7 Ways You and Your Child Can Spread the Love This Valentine's Day - Parents

While all kids love receiving Valentine's cards and candy, V-Day is a good time to remind children about the importance of giving—performing acts of kindness and making others feel loved and appreciated. Try one (or all) of these family-friendly ideas to share a little L-O-V-E.

6 Fun Ways to Wrap Kindness into Your Holidays - Minneapolis Foundation

With a little bit of effort this season, the children in your family will have as much fun giving as getting. By weaving an extra dollop of compassion into the winter holidays, you’ll provide an antidote to the season’s focus on materialism and commercialism and remind yourself of the joy that empathy and sharing can bring to your celebrations. 

Your Back-To-School Giving Guide - Minneapolis Foundation

Whether the start of the new school year brings excitement or nervous anticipation, adding a kindness element to your back-to-school routine will enrich it with meaning — and fun. Plus, having conversations about students who have to fight hard to spend time in school — or to get the supplies they need to succeed — will increase your own child’s understanding of the value of education. 

Want to donate school supplies? These Twin Cities groups make it easy - Twin Cities Pioneer Press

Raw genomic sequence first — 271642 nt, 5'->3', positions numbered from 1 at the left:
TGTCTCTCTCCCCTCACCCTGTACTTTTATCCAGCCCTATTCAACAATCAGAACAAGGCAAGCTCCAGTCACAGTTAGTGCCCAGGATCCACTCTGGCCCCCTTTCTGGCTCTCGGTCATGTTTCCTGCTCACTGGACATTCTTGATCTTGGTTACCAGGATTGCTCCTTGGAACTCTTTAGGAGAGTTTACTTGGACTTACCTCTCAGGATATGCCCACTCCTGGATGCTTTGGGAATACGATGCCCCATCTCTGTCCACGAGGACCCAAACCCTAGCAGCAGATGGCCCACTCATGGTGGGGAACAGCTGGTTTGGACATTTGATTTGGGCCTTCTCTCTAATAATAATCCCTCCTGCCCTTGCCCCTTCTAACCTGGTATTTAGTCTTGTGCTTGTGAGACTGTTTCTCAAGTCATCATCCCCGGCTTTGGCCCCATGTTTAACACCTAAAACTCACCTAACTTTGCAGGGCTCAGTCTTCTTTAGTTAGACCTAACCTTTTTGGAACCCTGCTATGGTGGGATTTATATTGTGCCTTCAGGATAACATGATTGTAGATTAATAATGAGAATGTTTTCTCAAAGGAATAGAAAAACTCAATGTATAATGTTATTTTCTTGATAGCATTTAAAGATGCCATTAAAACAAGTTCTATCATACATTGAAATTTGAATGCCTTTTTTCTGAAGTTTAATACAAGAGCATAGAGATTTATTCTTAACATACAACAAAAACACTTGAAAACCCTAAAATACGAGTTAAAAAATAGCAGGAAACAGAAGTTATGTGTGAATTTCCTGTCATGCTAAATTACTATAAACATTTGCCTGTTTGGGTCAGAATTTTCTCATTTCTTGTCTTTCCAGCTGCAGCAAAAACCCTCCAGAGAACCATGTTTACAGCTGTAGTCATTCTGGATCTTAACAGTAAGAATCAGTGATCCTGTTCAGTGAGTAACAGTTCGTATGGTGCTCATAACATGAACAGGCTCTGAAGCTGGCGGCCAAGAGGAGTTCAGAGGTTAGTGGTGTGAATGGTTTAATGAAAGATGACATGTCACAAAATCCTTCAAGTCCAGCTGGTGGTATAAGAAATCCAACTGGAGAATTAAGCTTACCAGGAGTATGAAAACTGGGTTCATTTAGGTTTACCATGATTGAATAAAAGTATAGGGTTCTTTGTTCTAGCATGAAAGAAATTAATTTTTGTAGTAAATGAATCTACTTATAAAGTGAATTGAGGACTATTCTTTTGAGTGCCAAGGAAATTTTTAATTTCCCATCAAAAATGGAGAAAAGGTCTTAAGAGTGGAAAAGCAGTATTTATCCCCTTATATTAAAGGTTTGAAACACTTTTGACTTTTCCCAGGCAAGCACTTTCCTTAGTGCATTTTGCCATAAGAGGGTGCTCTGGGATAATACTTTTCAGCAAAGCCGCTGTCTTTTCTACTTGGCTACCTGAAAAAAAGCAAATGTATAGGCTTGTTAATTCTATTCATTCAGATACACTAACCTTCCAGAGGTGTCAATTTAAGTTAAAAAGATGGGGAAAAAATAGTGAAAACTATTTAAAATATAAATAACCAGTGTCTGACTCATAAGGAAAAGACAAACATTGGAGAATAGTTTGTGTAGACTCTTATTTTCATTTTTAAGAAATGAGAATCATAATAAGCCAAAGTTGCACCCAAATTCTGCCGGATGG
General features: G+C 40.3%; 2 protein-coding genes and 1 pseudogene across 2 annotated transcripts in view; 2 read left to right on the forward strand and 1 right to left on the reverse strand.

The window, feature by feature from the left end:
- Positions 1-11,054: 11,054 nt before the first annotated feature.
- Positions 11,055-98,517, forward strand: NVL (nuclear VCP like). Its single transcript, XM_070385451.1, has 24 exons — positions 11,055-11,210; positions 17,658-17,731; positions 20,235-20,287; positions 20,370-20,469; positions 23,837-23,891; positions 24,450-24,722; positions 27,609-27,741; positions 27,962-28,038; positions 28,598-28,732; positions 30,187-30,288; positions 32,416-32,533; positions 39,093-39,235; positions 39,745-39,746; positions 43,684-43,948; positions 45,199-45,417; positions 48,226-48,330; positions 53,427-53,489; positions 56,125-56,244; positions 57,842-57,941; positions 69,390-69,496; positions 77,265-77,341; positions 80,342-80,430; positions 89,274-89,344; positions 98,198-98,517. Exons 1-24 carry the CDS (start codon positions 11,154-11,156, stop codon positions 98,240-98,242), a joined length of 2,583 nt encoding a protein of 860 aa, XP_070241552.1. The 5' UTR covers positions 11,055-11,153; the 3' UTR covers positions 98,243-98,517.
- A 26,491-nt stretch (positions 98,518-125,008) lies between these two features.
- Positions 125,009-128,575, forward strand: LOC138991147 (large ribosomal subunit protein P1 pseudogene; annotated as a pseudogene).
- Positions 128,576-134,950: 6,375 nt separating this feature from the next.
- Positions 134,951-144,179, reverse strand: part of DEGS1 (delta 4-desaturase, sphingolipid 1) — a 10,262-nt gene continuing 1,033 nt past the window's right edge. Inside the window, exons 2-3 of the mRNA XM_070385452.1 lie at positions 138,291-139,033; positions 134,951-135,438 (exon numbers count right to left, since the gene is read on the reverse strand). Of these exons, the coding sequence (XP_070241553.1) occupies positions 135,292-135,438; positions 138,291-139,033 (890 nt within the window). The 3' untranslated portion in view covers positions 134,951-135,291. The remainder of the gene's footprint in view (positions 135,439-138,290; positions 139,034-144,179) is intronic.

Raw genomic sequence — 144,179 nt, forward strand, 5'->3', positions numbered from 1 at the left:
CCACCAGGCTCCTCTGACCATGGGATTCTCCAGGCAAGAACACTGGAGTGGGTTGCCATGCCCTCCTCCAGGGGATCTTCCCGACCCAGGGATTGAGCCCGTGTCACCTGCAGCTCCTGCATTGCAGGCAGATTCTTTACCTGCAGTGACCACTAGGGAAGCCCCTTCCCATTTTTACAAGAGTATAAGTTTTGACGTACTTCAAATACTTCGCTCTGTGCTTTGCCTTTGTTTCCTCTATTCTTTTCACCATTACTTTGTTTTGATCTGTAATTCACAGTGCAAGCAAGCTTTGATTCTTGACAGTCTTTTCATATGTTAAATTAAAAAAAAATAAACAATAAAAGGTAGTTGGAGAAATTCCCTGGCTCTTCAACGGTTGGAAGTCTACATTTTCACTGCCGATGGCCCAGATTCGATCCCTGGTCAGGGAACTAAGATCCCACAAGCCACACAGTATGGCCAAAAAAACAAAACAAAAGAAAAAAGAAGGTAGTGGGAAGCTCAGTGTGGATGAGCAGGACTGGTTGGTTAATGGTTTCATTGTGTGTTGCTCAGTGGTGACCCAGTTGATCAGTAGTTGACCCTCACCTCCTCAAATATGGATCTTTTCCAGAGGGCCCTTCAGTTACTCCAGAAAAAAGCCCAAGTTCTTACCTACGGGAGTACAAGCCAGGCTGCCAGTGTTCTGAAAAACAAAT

“There is just a tremendous need, and so often teachers end up spending their own money on supplies for their classrooms,” said Jenny Friedman, founder of Doing Good Together, a St. Paul organization that promotes family volunteering and philanthropy.

She encourages families with the means to make a ritual of buying supplies to donate when they go back-to-school shopping every summer with their own children.

“Kids need crayons and paper and pencils,” she said. “Plus, it’s just fun to shop for school supplies.”

Pint-Sized Philanthropy - Five Great "Kindness Dates" to Have with Children or Grandchildren - Minneapolis Foundation

The research is unequivocal: When children spend time doing good for other people, they grow up to be healthier, happier and more caring. Super-simple service projects like these can help parents and grandparents build a habit of kindness in even the smallest children. Along with each project are questions to bring up while you work, to get little ones thinking about the value of generosity and compassion.

Inspired Giving: Kids Can Be Taught To Be Kind - Guest Post: Minnesota Parent

Researchers have found that caring and compassion skills can be practiced and, like a muscle, get stronger with use. Even toddlers and preschoolers can learn from simple family activities such as making cards or sharing a batch of cookies you made together. Here are seven ideas to get you started with your kids.